Good sweeping historical fiction

City of Darkness, City of Light: A Novel - Marge Piercy


Disclaimer: ARC via Netgalley


                Perhaps the most common thing every nation in the world shares is its ability to leave people behind when progressive change occurs.  Abigail Adams reminded her husband to not forget women when America was being founded, and of course, he did.  Women helped in World War I and they still didn’t even have the vote.  There are still debates about whether African-American women should put men’s rights before all

rights.  In fact, that is not doubt true for any minority culture or ethnicity in any country.


                So it is should be of no surprise that the French Revolution, which included the famous picture of a bare-breasted victory (and let’s really think about why she is always half nude), neglected the women who were a large part of that revolution.


                Piercy’s book chronicles the lives of Paris citizens as they struggle in the days leading up to the Revolution and the days after it.   While the majority of the characters she follows are women, there are more than a few men.  The book is a rather cynical and somewhat hopeful look at revolution and change.  Piercy’s book is worth reading because she covers all walks of life.  There is Pauline, a young woman in Paris who has her own small business, a chocolate shop.  This isn’t Chocolat, so the emphasis isn’t on the wonderful food and treats that she produces.  It is on the politics and how Pauline gets caught up in.  Is Revolutionary Paris, revolutionary enough?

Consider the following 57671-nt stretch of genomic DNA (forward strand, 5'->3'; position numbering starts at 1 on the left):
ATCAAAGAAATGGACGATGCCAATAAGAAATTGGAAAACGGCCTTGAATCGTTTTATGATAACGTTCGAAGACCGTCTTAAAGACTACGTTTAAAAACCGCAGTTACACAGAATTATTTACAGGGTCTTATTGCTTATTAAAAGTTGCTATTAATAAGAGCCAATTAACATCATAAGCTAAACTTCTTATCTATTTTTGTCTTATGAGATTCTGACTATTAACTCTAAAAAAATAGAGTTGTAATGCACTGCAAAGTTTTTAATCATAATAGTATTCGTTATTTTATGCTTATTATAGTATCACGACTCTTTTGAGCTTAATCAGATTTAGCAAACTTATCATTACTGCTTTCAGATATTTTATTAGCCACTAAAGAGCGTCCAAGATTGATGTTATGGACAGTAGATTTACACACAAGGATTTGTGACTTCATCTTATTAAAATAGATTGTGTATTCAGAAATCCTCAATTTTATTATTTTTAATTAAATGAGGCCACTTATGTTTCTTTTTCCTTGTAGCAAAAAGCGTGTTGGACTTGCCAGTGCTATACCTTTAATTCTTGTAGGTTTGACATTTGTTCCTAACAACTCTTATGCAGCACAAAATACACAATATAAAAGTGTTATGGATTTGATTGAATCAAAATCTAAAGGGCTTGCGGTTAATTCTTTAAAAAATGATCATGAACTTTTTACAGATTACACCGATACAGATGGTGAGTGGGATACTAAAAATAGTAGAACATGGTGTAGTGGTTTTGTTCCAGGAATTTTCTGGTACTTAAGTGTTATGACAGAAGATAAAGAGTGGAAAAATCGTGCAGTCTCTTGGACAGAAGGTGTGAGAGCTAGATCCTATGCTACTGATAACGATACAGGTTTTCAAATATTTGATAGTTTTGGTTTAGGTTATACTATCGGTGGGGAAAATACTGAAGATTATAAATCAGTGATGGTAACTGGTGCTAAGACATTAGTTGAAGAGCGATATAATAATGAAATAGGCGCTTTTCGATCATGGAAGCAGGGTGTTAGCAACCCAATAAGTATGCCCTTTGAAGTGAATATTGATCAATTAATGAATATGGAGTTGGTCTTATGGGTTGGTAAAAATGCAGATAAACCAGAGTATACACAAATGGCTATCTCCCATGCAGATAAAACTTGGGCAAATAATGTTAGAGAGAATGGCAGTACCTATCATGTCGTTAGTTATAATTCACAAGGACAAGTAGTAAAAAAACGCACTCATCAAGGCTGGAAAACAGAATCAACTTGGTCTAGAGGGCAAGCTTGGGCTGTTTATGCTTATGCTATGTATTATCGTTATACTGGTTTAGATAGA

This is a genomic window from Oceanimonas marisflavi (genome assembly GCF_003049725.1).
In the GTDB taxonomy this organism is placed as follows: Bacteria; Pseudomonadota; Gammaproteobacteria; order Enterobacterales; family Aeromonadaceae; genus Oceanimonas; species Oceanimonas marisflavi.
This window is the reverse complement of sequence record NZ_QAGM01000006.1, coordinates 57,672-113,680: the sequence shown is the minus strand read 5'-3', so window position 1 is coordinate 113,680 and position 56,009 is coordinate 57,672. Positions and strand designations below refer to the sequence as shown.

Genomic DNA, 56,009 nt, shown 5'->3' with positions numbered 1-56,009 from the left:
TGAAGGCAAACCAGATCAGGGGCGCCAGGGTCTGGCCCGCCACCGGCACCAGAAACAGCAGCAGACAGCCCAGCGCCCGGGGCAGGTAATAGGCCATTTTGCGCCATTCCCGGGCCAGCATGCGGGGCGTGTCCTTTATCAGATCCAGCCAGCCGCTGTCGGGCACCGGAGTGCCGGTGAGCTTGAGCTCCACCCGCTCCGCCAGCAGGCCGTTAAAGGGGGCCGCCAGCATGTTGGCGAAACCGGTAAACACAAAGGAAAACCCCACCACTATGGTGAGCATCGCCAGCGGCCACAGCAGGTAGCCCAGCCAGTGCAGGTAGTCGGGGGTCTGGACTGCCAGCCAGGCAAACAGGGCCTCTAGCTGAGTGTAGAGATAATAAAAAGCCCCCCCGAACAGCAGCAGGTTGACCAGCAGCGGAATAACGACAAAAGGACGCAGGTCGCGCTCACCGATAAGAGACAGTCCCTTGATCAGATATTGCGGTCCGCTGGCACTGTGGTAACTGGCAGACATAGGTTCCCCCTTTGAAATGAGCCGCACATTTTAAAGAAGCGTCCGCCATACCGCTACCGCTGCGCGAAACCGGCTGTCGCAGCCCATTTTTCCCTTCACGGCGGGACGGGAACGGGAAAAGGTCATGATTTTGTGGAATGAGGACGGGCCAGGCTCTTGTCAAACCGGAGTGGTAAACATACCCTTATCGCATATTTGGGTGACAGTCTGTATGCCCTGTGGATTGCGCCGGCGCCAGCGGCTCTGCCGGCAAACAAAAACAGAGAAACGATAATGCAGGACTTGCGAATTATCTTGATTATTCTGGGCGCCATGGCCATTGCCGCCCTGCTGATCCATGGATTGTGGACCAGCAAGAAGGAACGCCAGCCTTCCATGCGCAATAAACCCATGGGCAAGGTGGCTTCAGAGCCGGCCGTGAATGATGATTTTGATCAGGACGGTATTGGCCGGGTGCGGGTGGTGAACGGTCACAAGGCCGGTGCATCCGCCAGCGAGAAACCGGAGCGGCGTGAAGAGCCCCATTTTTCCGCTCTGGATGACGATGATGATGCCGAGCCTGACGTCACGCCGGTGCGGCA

And that really is the question. 


                Most often grand sweeping historical novels that are suppose to focus on the little person, really do not.   They might start out that way, but plot and readership interest, always cause said little person to become part of a coterie of upper echelons.  It is to Piercy’s credit that while some of her characters cross over, not all of them do.  In many ways, it makes her historical fiction far more believable and compelling.  While she does focus on the movers and shakers to a degree – both Danton and Robespierre have a role or two – the focus is kept on the smaller players.  The everyday people that many readers of such books would have been.   It really does feel like the stews of Paris at some points.